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Convert Unicode to UTF-8 Python

I'm a very new python programmer, working on my first script. the script pulls in text from a plist string, then does some things to it, then packages it up as an HTML email.

from a few of the entries, I'm getting the dreaded Unicode "outside ordinal 128" error.

Having read as much as I can find about encoding, and decoding, I know that it is important for me to get the encoded, but I'm having a difficult time understanding when or how exactly to do this.

The offending variable is first pulled in using plistlib, and converted to HTML from markdown, like this:

entry = result['Entry Text']
donotecontent = markdown2.markdown(entry)

Later, it is put in the email like this:

html = donotecontent + '<br /><br />' + var3
part1 = MIMEText(html, 'html')
msg.attach(part1)

My question is, what is the best way for me to make sure that Unicode characters in this content doesn't cause this to throw an error. I prefer not to ignore the characters.

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marked as duplicate by George Stocker Nov 22 '12 at 15:43

This question has been asked before and already has an answer. If those answers do not fully address your question, please ask a new question.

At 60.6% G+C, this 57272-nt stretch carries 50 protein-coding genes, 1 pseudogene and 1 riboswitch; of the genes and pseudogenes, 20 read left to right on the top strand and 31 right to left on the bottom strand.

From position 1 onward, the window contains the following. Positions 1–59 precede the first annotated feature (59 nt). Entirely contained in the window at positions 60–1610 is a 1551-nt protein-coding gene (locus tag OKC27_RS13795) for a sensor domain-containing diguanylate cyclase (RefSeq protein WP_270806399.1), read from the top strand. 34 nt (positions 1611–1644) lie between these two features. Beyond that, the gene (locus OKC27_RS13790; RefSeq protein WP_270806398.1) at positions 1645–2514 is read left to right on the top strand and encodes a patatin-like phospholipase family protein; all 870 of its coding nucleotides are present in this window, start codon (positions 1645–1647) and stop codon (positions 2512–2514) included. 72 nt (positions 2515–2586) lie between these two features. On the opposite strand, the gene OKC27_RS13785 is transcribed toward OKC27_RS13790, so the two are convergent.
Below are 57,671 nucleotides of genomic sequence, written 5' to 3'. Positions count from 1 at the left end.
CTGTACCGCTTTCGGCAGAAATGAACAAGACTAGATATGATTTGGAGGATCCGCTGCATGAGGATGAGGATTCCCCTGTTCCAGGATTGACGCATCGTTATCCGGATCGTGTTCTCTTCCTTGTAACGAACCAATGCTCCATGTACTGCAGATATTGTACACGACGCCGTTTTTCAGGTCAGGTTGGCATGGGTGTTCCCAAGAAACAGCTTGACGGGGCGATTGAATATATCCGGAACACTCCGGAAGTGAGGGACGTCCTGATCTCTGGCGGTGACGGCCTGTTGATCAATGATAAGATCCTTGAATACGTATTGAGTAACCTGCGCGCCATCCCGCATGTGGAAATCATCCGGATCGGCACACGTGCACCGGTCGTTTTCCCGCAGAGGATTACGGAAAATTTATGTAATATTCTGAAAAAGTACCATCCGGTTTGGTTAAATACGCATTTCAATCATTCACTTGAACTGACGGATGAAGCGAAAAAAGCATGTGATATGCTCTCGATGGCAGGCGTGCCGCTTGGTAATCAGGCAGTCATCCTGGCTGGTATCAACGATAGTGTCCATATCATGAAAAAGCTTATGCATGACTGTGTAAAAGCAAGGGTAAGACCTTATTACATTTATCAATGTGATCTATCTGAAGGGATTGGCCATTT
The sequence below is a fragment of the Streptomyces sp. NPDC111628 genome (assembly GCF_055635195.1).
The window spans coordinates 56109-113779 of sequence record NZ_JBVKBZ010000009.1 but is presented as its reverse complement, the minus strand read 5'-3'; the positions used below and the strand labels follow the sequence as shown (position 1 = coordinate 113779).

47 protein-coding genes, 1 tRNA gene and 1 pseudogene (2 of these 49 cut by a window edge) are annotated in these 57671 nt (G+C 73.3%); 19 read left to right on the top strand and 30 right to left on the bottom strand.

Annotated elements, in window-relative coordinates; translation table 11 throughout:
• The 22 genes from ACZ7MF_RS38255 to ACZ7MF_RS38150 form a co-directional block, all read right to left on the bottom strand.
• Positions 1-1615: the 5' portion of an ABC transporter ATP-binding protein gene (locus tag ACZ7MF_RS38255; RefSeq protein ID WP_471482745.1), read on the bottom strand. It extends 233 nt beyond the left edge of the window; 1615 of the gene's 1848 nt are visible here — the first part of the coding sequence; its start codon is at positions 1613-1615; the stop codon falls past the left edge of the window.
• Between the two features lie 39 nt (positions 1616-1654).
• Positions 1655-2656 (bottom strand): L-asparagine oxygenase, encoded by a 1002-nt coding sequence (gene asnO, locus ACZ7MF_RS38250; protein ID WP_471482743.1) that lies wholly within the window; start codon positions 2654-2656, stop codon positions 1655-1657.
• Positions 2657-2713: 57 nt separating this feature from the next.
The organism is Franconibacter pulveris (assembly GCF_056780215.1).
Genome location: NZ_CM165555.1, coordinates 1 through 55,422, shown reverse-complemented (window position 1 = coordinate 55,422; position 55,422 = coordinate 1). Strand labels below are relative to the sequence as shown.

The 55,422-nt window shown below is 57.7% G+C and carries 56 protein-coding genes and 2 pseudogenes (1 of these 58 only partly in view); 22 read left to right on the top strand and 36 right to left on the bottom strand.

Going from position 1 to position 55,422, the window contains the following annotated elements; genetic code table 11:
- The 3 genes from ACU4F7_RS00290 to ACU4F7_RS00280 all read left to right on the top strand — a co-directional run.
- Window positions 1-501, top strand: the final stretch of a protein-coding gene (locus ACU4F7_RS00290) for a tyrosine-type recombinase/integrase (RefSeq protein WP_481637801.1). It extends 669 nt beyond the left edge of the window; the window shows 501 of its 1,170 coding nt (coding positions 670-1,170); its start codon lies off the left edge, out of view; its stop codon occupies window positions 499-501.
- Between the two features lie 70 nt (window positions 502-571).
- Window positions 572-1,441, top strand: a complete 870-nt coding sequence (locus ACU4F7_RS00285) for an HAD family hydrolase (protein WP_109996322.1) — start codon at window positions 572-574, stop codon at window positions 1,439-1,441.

Utf-8 is Unicode –  Cole Johnson Nov 21 '12 at 2:43
    
Then, best way to avoid Unicode errors in this content? –  sosukeinu Nov 21 '12 at 2:58
1  
In general, you want to decode the data into Unicode as early as possible and then encode at the end. I'm not sure of the various parts in your program, but if entry is what contains the text, try entry = result['Entry Text'].decode('utf8') to get it into Unicode, and then when you are reading to write, perhaps donotecontent.encode('utf8'). –  RocketDonkey Nov 21 '12 at 3:10
5  
@ColeJohnson No it's not. Unicode and UTF-8 are completely different things. UTF-8 is a coding format for Unicode, is what you use to represent a unicode string as a string of bytes. –  Manuel Ceron Nov 21 '12 at 3:13
2  
There's a lot of English data out there with Unicode quotes, dashes and accents. Any data you input may have non-ASCII characters in there, and the day you assume there's not, someone will prove you wrong and probably get very upset about it. –  prosfilaes Nov 21 '12 at 4:15

3 Answers 3

Sorry for my broken english. I am speaking Chinese/Japanese, and using CJK characters everyday. Ceron solved almost of this problem, thus I won't talk about how to use encode()/decode() again.

When we use str() to cast any unicode object, it will encode unicode string to bytedata; when we use unicode() to cast str object, it will decode bytedata to unicode character.

And, the encoding must be what returned from sys.getdefaultencoding().

In default, sys.getdefaultencoding() return 'ascii' by default, the encoding/decoding exception may be thrown when doing str()/unicode() casting.

If you want to do str <-> unicode conversion by str() or unicode(), and also, implicity encoding/decoding with 'utf-8', you can execute the following statement:

import sys    # sys.setdefaultencoding is cancelled by site.py
reload(sys)    # to re-enable sys.setdefaultencoding()
sys.setdefaultencoding('utf-8')